October 30, 2019
Campers pose before a game of gaga, a dodgeball variant typically played at Jewish summer camps. Photo by Trybal Gatherings

Within the past few years, our society has been undergoing a long-overdue shift in the ways we discuss and address mental, emotional and social health (MESH). Rather than stigmatizing or ignoring these challenges, I can sense new openness, transparency and accountability on an individual, institutional and societal level. 

And yet, as our understanding of these issues continues to grow in complexity and impact, we must continue to evolve our strategies for helping all those in need. This is especially important for those of us working in youth-serving organizations. 

The statistics paint a sobering picture. According to research shared by the National Council of Behavioral Health, 50% of all lifetime cases of mental illness begin by age 14 and 75% by age 24. Data from the American Foundation for Suicide Prevention in 2016 found suicide to be the second leading cause of death among youth ages 10 to 24 in the U.S. Finally, according to the National Alliance on Mental Illness, 13% of children from ages of 8 to 15 experience a severe mental disorder, and of those children, barely more than 50% receive mental-health services.

As CEO of Foundation for Jewish Camp (FJC), I have the privilege of observing firsthand how camp can positively impact the lives of young people. With this privilege, however, comes a great responsibility. The majority of campers and staff are in the precise age demographic in which the majority of mental health illnesses develop, and when our support, understanding and care are most needed. 

The majority of campers and staff are in the precise age demographic in which the majority of mental health illnesses develop.

For many campers and staff, we know camp can pose a multitude of challenges — living in close quarters, new social situations and departure from a typical routine — all of which can trigger unique mental, emotional and social health needs including anxiety and depression. Building on a pilot project for New York-area camps supported by UJA-Federation of New York’s Neshamot Fund, FJC has created a new initiative to elevate the standard and culture of care for the North American Jewish camp community.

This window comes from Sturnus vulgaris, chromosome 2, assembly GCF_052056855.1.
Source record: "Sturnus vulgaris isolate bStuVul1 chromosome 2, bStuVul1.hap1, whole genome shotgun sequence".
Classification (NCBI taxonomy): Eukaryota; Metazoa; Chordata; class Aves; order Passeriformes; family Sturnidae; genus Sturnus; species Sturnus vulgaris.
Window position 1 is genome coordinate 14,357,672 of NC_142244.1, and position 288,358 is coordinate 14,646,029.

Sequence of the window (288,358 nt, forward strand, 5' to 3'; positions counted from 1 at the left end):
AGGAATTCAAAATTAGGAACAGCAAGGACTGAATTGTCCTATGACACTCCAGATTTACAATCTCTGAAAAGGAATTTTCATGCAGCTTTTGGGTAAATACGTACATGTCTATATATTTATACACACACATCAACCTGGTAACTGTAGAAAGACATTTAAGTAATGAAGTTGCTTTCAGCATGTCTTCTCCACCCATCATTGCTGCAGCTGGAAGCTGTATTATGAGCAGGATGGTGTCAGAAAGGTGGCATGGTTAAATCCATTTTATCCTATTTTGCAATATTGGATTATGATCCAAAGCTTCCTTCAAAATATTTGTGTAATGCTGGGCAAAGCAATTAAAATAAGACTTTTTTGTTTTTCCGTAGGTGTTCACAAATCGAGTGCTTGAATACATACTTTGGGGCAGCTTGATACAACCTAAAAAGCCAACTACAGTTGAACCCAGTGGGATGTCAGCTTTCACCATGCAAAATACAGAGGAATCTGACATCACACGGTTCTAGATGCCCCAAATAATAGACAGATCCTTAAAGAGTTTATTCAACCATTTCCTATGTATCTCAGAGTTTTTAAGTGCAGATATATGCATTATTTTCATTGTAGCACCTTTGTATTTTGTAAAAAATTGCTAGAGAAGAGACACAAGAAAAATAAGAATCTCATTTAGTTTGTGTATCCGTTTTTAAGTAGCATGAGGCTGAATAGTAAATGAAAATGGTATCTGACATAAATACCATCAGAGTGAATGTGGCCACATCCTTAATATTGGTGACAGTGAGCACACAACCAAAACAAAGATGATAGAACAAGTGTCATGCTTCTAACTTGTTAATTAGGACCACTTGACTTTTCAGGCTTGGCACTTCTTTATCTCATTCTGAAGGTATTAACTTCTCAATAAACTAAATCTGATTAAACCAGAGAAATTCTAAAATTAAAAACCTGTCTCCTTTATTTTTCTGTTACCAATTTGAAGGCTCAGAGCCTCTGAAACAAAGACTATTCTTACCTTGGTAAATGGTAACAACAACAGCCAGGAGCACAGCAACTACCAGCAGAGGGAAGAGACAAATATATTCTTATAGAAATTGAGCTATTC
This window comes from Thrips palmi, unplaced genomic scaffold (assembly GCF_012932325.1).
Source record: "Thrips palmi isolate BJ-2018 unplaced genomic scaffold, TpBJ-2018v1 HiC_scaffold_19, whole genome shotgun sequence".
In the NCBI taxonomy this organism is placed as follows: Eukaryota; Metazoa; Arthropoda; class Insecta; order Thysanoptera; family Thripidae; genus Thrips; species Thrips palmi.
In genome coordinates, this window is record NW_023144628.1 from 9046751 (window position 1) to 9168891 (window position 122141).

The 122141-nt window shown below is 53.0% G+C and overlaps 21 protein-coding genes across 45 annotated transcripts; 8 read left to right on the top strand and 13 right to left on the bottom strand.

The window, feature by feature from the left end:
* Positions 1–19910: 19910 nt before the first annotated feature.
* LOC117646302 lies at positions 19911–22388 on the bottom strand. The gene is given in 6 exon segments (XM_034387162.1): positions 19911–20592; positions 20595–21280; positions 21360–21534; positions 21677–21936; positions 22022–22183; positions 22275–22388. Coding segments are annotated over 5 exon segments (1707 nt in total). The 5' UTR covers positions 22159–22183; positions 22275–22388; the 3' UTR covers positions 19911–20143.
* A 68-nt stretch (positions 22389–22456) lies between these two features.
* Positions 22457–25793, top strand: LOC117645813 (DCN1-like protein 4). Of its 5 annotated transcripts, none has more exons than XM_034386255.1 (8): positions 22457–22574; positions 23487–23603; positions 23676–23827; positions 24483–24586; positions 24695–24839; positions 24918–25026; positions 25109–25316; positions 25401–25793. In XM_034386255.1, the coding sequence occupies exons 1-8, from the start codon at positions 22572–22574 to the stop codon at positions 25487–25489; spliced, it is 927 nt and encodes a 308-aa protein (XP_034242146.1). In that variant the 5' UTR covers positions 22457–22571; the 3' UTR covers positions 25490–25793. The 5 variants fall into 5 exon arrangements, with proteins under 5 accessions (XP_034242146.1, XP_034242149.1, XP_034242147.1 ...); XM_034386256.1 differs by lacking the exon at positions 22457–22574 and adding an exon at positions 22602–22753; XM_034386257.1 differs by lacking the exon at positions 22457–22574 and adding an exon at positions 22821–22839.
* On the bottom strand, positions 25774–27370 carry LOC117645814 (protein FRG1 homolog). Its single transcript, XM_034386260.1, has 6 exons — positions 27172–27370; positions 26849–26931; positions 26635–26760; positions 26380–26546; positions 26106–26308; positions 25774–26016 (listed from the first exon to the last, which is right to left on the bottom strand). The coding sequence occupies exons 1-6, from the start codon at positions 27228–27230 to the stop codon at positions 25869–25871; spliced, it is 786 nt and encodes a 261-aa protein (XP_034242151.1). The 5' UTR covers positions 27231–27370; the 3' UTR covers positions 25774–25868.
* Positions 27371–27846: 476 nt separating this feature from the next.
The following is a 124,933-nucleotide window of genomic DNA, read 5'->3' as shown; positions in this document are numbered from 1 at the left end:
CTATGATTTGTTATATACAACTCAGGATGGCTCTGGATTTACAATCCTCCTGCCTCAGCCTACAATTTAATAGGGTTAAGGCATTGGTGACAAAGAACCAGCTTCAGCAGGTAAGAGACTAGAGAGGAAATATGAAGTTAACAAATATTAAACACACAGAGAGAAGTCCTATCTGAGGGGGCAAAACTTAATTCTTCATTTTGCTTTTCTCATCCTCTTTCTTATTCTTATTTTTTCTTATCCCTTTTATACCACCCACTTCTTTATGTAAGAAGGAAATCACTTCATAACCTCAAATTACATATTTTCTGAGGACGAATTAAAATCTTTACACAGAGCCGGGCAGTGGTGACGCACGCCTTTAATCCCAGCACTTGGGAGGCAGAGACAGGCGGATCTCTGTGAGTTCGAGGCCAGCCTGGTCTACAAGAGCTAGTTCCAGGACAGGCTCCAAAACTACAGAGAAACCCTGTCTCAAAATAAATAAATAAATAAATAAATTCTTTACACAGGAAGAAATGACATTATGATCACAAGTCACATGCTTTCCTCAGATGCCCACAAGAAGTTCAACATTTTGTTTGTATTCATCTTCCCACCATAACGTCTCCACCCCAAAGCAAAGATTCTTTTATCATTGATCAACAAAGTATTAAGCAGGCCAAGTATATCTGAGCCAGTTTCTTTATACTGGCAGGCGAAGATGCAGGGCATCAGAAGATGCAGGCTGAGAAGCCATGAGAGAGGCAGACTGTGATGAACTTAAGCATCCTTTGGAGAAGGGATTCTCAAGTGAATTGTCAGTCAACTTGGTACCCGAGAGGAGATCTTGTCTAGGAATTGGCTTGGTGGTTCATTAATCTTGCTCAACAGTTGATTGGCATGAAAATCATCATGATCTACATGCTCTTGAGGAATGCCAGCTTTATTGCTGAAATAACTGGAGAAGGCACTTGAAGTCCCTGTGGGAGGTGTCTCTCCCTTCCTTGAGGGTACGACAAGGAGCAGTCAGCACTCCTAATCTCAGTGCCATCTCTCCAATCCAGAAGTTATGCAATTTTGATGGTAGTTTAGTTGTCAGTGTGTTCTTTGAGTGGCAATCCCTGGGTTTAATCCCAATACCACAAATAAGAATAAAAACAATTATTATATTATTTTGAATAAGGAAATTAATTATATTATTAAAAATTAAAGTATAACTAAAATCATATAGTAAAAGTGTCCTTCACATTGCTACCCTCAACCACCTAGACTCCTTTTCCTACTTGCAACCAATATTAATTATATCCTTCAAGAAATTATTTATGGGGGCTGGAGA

“Yedid Nefesh: Nurturing Mental, Emotional and Social Health at Jewish Camp” is a groundbreaking new FJC program, made possible by an unprecedented $3.2 million grant from the Marcus Foundation. Yedid Nefesh,” which means “Beloved Soul,” refers to FJC’s understanding of the need for a multifaceted, whole-person approach to wellness as individual souls and as a community. Many Jewish communities sing these words at the start and end of Shabbat, so, too, must Jewish camps think about nurturing campers, staff, and their families.

This new initiative will provide funding to approximately 60 camps over three years to increase services, capabilities and awareness in addressing MESH needs in their communities. Camps will be able to add qualified mental health professionals to their staffs, enhance counselor training, integrate wellness programming into activity areas, and create cultural change within their camp communities year-round.

Jewish camp’s intense and immersive environment encourages community members to be vulnerable, enabling the spiritual and intellectual growth which makes camp so special. This is why camp is such a powerful tool for developing Jewish identity and socialization. It is also why Jewish camp is the perfect atmosphere to help campers, young adult staff and professional camp leadership build resiliency and learn to proactively address self-care.

The growing awareness and evolving complexities of mental health challenges in our society necessitates that camps be equipped with enhanced staffing and training at all levels to ensure proactive support for the mental, emotional and social health needs of every community member. 

With Yedid Nefesh, Foundation for Jewish Camp aspires to elevate the field of Jewish camp to nurture every beloved soul. Through this effort, we can build more caring, more inclusive and more resilient communities at camp — and beyond.

Jeremy J. Fingerman is the CEO of the Foundation for Jewish Camp.

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